Signaling by Receptor Tyrosine Kinases

Stable Identifier
Homo sapiens
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Receptor tyrosine kinases (RTKs) are a major class of cell surface proteins involved in Signal Transduction. Human cells contain ~60 RTKs, grouped into 20 subfamilies based on their domain architecture. All RTK subfamilies are characterized by an extracellular ligand-binding domain, a single transmembrane region and an intracellular region consisting of the tyrosine kinase domain and additional regulatory and protein interaction domains. In general, RTKs associate into dimers upon ligand binding and are activated by autophosphorylation on conserved intracellular tyrosine residues. Autophosphorylation increases the catalytic efficiency of the receptor and provides binding sites for the assembly of downstream signaling complexes (reveiwed in Lemmon and Schlessinger, 2010). Common signaling pathways activated downstream of RTK activation include RAF/MAP kinase cascades (reviewed in McKay and Morrison, 2007 and Wellbrock et al 2004), AKT signaling (reviewed in Manning and Cantley, 2007) and PLC-gamma mediated signaling (reviewed in Patterson et al). Activation of these pathways ultimately results in changes in gene expression and cellular metabolism.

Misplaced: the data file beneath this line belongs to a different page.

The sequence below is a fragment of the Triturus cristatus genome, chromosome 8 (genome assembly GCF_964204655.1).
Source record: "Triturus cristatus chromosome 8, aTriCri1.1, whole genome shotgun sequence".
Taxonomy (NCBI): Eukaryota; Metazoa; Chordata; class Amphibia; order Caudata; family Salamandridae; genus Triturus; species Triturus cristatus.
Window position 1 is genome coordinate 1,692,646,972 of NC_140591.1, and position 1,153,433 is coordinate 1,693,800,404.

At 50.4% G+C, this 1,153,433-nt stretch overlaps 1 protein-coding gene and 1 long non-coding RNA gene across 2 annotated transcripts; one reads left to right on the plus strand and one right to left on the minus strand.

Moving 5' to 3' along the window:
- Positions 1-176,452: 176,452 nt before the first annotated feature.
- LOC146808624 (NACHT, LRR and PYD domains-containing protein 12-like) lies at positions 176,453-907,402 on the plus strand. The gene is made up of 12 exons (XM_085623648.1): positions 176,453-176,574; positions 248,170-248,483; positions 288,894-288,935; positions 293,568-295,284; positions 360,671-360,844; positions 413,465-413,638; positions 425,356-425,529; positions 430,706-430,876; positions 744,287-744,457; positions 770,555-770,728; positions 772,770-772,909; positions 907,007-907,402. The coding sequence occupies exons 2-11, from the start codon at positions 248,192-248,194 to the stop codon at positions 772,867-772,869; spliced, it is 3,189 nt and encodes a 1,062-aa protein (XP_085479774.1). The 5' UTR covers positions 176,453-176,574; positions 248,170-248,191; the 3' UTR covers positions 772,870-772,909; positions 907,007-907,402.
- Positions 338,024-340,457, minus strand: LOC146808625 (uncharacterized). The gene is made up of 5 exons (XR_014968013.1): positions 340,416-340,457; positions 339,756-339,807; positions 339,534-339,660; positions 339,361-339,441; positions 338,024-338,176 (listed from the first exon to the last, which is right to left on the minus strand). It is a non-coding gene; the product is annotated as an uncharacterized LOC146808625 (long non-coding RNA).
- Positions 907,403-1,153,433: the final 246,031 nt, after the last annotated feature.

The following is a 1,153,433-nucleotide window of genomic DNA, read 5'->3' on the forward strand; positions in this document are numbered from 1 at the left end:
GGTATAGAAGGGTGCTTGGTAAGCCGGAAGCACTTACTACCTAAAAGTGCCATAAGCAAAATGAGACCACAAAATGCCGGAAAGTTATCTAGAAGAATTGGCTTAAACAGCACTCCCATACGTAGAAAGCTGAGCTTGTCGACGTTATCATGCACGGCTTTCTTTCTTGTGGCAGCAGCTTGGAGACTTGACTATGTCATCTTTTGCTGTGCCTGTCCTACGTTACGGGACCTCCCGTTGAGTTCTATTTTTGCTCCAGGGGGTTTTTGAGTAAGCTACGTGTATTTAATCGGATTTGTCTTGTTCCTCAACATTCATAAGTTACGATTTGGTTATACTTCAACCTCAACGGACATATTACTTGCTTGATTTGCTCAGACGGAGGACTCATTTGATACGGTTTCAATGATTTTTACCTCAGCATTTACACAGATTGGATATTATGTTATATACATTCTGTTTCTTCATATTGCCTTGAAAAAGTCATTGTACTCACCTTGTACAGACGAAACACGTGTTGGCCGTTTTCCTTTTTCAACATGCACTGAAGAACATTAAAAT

Literature References
PubMed ID Title Journal Year
16260143 Phospholipase C-gamma: diverse roles in receptor-mediated calcium signaling

Snyder, SH, Nikolaidis, N, van Rossum, DB, Gill, DL, Patterson, RL

Trends Biochem Sci 2005
15520807 The RAF proteins take centre stage

Wellbrock, C, Karasarides, M, Marais, R

Nat Rev Mol Cell Biol 2004
17604717 AKT/PKB signaling: navigating downstream

Manning, BD, Cantley, LC

Cell 2007
17496910 Integrating signals from RTKs to ERK/MAPK

McKay, MM, Morrison, DK

Oncogene 2007
20602996 Cell signaling by receptor tyrosine kinases

Schlessinger, J, Lemmon, MA

Cell 2010
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